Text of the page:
Reforming procedural skills training for pediatric residents: a randomized, interventional trial

Pediatrics. 2009 Aug;124(2):610-9. doi: 10.1542/peds.2008-2658. Epub 2009 Jul 27.


Background: Pediatric housestaff are required to learn basic procedural skills and demonstrate competence during training. To our knowledge, an evidenced-based procedural skills curriculum does not exist.

Objective: To create, implement, and evaluate a modular procedural skills curriculum for pediatric residents.

Methods: A randomized, controlled trial was performed. Thirty-eight interns in the Boston Combined Residency Program who began their training in 2005 were enrolled and randomly assigned. Modules were created to teach residents bag-mask ventilation, venipuncture, peripheral intravenous catheter (PIV) insertion, and lumbar puncture skills. The curriculum was administered to participants in the intervention group during intern orientation. Interns in the control group learned procedural skills by usual methods. Subjects were evaluated by using a structured objective assessment on simulators immediately after the intervention and 7 months later. Success in performing live-patient procedures was self-reported by subjects. The primary outcome was successful performance of the procedure on the initial assessment. Secondary outcomes included checklist and knowledge examination scores, live-patient success, and qualitative assessment of the curriculum.

Results: Participants in the intervention group performed PIV placement more successfully than controls (79% vs 35%) and scored significantly higher on the checklist for PIV placement (81% vs 61%) and lumbar puncture (77% vs 68%) at the initial assessment. There were no differences between groups at month 7, and both groups demonstrated declining skills. There were no statistically significant differences in success on live-patient procedures. Those in the intervention group scored significantly higher on knowledge examinations.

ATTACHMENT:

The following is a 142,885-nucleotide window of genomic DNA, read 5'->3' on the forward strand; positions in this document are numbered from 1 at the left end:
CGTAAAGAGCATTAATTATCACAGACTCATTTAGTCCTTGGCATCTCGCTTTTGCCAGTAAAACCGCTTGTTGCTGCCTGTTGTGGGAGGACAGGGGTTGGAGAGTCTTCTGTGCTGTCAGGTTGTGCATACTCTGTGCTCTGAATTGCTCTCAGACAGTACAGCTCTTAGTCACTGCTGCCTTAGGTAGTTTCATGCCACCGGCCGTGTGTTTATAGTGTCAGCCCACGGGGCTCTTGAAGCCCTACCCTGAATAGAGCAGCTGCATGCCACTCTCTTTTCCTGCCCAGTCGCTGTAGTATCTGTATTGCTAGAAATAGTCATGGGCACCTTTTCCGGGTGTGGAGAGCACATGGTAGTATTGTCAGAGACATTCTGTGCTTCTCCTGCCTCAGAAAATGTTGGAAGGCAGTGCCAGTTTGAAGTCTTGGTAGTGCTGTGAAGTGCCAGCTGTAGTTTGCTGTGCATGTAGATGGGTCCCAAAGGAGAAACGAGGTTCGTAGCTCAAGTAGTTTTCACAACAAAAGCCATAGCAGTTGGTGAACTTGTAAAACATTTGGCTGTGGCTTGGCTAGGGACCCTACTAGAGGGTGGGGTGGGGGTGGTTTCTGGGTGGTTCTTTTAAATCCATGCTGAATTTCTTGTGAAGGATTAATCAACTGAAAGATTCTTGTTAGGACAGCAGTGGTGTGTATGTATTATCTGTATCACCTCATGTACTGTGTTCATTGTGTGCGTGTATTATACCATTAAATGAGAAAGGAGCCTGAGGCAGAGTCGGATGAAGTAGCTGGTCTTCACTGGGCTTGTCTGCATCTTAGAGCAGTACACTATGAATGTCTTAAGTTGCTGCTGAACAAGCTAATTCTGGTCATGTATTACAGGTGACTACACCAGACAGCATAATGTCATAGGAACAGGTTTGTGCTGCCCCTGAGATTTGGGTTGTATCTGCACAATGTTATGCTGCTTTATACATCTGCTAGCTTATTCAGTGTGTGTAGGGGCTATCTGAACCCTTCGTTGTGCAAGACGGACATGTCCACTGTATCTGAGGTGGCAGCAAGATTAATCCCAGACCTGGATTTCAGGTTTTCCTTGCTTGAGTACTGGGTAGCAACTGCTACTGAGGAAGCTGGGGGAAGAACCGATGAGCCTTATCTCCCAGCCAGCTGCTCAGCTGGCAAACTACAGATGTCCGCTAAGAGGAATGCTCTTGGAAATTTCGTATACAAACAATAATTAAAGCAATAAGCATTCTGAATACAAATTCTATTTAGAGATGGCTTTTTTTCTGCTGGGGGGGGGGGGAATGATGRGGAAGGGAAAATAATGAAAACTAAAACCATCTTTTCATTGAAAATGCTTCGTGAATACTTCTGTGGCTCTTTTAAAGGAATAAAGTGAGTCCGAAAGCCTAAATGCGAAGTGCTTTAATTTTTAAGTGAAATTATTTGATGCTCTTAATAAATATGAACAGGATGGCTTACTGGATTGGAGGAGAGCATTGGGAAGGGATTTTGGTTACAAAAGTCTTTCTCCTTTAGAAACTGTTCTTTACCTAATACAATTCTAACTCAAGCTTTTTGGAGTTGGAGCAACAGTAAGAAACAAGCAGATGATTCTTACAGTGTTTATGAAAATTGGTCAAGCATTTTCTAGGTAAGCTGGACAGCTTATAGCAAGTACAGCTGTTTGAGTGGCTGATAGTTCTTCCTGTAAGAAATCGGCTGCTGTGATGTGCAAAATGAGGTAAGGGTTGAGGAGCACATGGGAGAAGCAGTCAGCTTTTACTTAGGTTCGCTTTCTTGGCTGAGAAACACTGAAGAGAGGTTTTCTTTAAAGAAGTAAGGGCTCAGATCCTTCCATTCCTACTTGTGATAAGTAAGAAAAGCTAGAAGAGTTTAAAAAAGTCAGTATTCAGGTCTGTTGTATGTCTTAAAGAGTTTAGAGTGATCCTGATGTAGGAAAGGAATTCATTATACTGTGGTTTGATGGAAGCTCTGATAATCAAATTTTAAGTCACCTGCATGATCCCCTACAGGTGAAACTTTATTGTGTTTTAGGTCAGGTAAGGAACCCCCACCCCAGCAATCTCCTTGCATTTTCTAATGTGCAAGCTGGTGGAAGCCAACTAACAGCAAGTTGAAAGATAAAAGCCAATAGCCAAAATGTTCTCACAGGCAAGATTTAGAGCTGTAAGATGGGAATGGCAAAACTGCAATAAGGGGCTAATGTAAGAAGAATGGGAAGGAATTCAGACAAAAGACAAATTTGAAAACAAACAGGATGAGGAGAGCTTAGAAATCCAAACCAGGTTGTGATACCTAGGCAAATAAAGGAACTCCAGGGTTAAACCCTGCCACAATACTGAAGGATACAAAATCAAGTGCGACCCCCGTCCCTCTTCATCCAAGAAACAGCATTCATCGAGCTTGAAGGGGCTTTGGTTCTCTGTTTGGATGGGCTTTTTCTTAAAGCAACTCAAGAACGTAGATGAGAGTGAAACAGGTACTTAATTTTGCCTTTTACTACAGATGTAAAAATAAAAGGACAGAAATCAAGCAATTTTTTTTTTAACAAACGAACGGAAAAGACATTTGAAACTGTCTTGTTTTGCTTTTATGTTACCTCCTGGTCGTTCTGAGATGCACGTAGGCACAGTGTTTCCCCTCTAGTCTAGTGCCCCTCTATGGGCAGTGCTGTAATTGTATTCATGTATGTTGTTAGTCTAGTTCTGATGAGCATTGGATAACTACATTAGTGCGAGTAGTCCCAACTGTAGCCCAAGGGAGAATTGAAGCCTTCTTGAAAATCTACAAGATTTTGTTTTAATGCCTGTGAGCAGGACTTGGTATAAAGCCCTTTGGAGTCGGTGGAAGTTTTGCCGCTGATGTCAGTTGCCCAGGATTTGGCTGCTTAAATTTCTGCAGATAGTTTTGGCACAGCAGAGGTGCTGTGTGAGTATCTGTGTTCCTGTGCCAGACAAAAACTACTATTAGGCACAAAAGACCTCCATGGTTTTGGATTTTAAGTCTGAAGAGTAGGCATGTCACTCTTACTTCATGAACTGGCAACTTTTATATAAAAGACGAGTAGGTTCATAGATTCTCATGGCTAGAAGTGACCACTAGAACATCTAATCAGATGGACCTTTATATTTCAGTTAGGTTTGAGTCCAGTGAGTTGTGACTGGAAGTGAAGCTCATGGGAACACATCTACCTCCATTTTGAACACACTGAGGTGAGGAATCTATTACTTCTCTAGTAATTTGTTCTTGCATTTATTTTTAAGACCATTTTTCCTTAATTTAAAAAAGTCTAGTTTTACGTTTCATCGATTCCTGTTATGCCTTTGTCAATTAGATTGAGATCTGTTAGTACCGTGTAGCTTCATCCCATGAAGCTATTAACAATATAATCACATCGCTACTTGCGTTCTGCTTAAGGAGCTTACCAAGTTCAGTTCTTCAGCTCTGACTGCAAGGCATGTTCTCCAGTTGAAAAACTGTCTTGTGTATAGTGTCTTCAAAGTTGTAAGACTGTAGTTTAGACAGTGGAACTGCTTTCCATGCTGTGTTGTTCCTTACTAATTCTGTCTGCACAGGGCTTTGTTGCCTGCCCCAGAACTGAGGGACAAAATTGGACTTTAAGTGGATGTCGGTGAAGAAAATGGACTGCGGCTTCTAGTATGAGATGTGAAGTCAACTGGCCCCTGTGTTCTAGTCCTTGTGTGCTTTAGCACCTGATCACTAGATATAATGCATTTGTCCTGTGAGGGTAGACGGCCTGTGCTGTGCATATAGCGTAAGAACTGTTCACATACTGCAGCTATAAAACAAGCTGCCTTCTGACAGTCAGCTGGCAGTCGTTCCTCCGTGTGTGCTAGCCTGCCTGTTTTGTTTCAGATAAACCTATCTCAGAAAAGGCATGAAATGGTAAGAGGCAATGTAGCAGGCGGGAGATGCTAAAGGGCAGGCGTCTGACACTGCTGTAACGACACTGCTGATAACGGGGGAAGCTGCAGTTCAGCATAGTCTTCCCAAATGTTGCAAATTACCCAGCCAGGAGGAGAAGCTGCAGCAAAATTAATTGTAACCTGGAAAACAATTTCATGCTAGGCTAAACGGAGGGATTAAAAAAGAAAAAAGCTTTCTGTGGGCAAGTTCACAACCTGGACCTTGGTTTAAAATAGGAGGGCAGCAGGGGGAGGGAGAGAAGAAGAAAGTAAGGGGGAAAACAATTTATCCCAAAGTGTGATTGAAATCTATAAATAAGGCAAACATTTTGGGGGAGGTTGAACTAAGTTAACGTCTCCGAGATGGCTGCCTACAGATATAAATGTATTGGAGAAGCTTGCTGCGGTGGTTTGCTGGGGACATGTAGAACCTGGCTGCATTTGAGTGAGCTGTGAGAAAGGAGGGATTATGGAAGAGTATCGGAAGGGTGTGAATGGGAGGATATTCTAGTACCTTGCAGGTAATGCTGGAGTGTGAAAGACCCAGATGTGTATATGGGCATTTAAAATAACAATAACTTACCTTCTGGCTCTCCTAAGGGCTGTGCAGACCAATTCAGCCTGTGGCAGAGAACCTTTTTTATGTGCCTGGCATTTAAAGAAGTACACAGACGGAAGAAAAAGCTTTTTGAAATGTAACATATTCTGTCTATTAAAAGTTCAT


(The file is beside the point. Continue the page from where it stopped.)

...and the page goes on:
Conclusions: Participants in the intervention group were more successful performing certain simulated procedures than controls when tested immediately after receiving the curriculum but demonstrated declining skills thereafter. Future efforts must emphasize retraining, and residents must have sufficient opportunities to practice skills learned in a formal curriculum.

Publication types

  • Comparative Study
  • Randomized Controlled Trial
  • Research Support, Non-U.S. Gov't

MeSH terms

  • Adult
  • Advanced Cardiac Life Support / education
  • Boston
  • Catheterization, Peripheral
  • Clinical Competence / standards*
  • Curriculum
  • Female
  • Follow-Up Studies
  • Hospitals, Teaching
  • Humans
  • Internship and Residency*
  • Male
  • Pediatrics / education*
  • Phlebotomy
  • Respiration, Artificial
  • Spinal Puncture